As the fallout from one of the worst — check that, the worst – scandal to ever hit college football continues, former Penn State players who were coached by Jerry Sandusky are struggling to come to grips with the child sex abuse allegations against the once-iconic assistant.
One of those players, LaVar Arrington, also happens to host his own radio show in the Washington D.C. area. On Monday, the former All-American linebacker took to the airwaves for what appeared to be one part discussion on the issue, one part therapy session in an attempt to make sense of a senseless crime and a reprehensible coverup.
“I always saw [Sandusky] giving back, I always saw him as being a part of the community, I always saw him working with kids and caring about them,” Arrington said by way of the Patriot-News.
“So when I heard about this information, when all of these allegations hit … it totally, and when I say totally, it totally took me off-guard. I was moved to tears. I looked at my children.”
Arrington’s final season at Penn State was 1999, which coincided with Sandusky’s last year on Joe Paterno‘s coaching staff, retiring after 31 seasons so that he could focus on running the children’s charity he had founded — and allegedly used to come into contact with his eight victims — two decades prior. One of Arrington’s teammates was Mike McQueary, who the Patriot-News named as the then-graduate assistant who, per the grand jury’s indictment, witnessed Sandusky engaged in anal sex with a 10-year-old in the shower of the Lasch Football Building in 2002.
While discussing the role of the football program in this mess, Arrington seemed to be struggling with the idea that McQueary, who is currently the Nittany Lions’ wide receivers coach, did nothing in the moment to stop Sandusky’s alleged sexual assault of a minor male.
“I know Mike [McQueary]. Mike was my quarterback,” Arrington said.
“I know him. So I’m trying to understand, how do you, and again, maybe he felt as though it would be better suited if it came from Coach Paterno. … I’m going to tell you right now, I gotta stop that [assault].
“Even if it’s, ‘Coach [Sandusky], I gotta stop you. … I gotta take this to Coach Paterno right now’. This is not good, oh my gosh, this is not good.”
Arrington added: “The natural instinct that would kick in, if I saw a child being violated, and I don’t care who they are, I don’t care who the person is that would be doing that. If you’re an adult and you are violating a child, all reputations, all everything, all that goes out the door.
“If that was Coach Paterno, like, ‘Coach, what are you doing? … You gotta come, you gotta come sit your [butt] down right here, I’m calling the cops’.”
It should be noted that McQueary took the information, after discussing what he had allegedly witnessed with his father, to Paterno, who passed what was he was told by the assistant up the administrative chain of command.
How the administrators, from athletic director Tim Curley all the way up to president Graham Spanier, handled the information is the saddest part of the whole sordid story, outside of the heinous crimes for which Sandusky has been charged. Why Paterno, one of the most powerful and respected men in the state of Pennsylvania, did not go to the authorities with the information when it became clear his bosses had decided to keep it in house, under the rug, remains unclear. Why McQueary, as eloquently argued by Arrington, did nothing in the moment to prevent a young boy from being further sodomized is likely only answerable by the assistant himself.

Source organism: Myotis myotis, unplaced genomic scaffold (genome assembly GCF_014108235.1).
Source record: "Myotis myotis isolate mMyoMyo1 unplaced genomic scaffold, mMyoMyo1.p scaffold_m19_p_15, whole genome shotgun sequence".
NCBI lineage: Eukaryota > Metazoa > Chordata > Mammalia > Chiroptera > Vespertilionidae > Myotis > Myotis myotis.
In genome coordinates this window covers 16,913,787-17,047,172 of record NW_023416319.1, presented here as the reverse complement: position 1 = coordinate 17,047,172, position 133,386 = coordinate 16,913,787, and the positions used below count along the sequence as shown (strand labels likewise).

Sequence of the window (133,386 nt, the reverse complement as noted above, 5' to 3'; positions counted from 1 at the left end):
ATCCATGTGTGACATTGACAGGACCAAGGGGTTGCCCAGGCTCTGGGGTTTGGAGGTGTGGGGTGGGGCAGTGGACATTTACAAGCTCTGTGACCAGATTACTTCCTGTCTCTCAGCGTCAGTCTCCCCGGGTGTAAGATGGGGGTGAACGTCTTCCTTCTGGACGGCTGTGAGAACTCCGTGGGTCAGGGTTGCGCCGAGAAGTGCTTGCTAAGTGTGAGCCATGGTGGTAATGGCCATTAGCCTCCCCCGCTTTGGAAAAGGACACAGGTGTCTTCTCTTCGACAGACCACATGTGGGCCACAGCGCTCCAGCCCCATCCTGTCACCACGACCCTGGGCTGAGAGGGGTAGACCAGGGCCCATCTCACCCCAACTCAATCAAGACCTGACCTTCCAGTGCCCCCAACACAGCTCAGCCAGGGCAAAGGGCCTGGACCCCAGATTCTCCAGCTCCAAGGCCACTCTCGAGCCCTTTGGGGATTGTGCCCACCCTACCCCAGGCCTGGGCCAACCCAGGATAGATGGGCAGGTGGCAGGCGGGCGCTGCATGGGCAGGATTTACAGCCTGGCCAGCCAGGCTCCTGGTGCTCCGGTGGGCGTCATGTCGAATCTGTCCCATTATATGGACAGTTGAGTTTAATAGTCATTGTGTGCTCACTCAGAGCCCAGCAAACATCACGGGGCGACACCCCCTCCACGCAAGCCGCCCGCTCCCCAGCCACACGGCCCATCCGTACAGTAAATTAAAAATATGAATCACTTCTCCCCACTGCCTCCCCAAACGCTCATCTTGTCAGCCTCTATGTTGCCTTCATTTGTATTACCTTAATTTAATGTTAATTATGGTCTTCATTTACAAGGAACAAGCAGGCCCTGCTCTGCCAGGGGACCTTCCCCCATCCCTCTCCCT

At the very least, individuals from the coaching staff on up through the upper levels of the university were aware that a naked 50-something man was seen in a shower on the university’s campus with a naked 10-year-old boy. That wasn’t enough to bring the authorities into the loop, especially after a similar on-campus incident of which the administration was aware had taken place in 1998?
“Innocent or not, this is just … it’s just bad,” Arrington said
Paterno will conduct his weekly teleconference with reporters Tuesday, although a release sent out Monday evening by the school stated “that primary focus of the teleconference is to answer questions related to Penn State’s Senior Day game with Nebraska this Saturday.” Yeah, good luck with that; Paterno will be peppered with questions about the scandal as he’s the face of the university.
And that’s another sad, sordid facet of this embarrassing mess: where is Graham Spanier? Why is an 84-year-old man the only face of a situation that’s tainted an entire institution? Where is Spanier’s leadership? Outside of an stomach-turning statement of unconditional support for Curley and another top school official after they were charged with perjury and failure to report abuse, Spanier has been unavailable, for all intents and purposes in hiding as he allows his head football coach to take the slings and arrows of the local and national media.
Leadership failed those eight victims through their inaction and active coverup — allegedly — nine years ago. Now, nearly a decade later, that same leadership is failing just as miserably. Failing the alumni, failing current students and faculty, failing the moral compass on which the university has prided itself all these years.
May no act of ours bring shame
To one heart that loves thy name,
May our lives but swell thy fame,
Dear old State, dear old State.
That’s the final stanza of the school’s alma mater. Thanks to Spanier and Curley and the like, an edit is in order.